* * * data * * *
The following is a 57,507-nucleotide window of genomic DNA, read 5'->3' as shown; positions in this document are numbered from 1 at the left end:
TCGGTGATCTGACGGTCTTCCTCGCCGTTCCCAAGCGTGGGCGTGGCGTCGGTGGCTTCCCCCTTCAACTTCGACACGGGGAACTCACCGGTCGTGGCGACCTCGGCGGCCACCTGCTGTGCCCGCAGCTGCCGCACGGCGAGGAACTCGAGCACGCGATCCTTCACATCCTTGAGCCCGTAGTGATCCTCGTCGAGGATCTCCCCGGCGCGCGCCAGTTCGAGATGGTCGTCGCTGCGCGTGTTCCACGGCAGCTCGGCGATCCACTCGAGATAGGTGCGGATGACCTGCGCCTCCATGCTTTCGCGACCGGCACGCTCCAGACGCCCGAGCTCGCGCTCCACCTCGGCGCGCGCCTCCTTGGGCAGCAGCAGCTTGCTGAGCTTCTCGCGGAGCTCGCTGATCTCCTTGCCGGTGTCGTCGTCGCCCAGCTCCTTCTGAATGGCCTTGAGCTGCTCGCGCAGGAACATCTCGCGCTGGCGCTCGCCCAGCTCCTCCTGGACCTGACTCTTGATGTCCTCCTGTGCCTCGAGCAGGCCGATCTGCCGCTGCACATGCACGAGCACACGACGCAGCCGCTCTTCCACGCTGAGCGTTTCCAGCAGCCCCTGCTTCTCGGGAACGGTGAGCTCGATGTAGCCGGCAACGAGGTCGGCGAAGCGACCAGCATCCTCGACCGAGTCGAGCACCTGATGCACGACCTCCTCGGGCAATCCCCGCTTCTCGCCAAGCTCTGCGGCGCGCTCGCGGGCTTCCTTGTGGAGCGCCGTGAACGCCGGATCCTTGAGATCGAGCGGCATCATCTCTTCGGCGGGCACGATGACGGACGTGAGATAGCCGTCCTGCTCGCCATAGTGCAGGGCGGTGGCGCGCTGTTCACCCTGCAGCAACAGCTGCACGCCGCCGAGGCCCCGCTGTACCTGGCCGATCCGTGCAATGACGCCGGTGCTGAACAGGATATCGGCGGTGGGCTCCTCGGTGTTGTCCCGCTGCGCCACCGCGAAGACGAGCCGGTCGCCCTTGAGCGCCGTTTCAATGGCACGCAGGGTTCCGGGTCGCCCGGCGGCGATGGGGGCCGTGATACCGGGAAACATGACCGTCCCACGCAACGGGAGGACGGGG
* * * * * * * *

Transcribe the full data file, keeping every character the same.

The following is a 57,507-nucleotide window of genomic DNA, read 5'->3' as shown; positions in this document are numbered from 1 at the left end:
TCGGTGATCTGACGGTCTTCCTCGCCGTTCCCAAGCGTGGGCGTGGCGTCGGTGGCTTCCCCCTTCAACTTCGACACGGGGAACTCACCGGTCGTGGCGACCTCGGCGGCCACCTGCTGTGCCCGCAGCTGCCGCACGGCGAGGAACTCGAGCACGCGATCCTTCACATCCTTGAGCCCGTAGTGATCCTCGTCGAGGATCTCCCCGGCGCGCGCCAGTTCGAGATGGTCGTCGCTGCGCGTGTTCCACGGCAGCTCGGCGATCCACTCGAGATAGGTGCGGATGACCTGCGCCTCCATGCTTTCGCGACCGGCACGCTCCAGACGCCCGAGCTCGCGCTCCACCTCGGCGCGCGCCTCCTTGGGCAGCAGCAGCTTGCTGAGCTTCTCGCGGAGCTCGCTGATCTCCTTGCCGGTGTCGTCGTCGCCCAGCTCCTTCTGAATGGCCTTGAGCTGCTCGCGCAGGAACATCTCGCGCTGGCGCTCGCCCAGCTCCTCCTGGACCTGACTCTTGATGTCCTCCTGTGCCTCGAGCAGGCCGATCTGCCGCTGCACATGCACGAGCACACGACGCAGCCGCTCTTCCACGCTGAGCGTTTCCAGCAGCCCCTGCTTCTCGGGAACGGTGAGCTCGATGTAGCCGGCAACGAGGTCGGCGAAGCGACCAGCATCCTCGACCGAGTCGAGCACCTGATGCACGACCTCCTCGGGCAATCCCCGCTTCTCGCCAAGCTCTGCGGCGCGCTCGCGGGCTTCCTTGTGGAGCGCCGTGAACGCCGGATCCTTGAGATCGAGCGGCATCATCTCTTCGGCGGGCACGATGACGGACGTGAGATAGCCGTCCTGCTCGCCATAGTGCAGGGCGGTGGCGCGCTGTTCACCCTGCAGCAACAGCTGCACGCCGCCGAGGCCCCGCTGTACCTGGCCGATCCGTGCAATGACGCCGGTGCTGAACAGGATATCGGCGGTGGGCTCCTCGGTGTTGTCCCGCTGCGCCACCGCGAAGACGAGCCGGTCGCCCTTGAGCGCCGTTTCAATGGCACGCAGGGTTCCGGGTCGCCCGGCGGCGATGGGGGCCGTGATACCGGGAAACATGACCGTCCCACGCAACGGGAGGACGGGG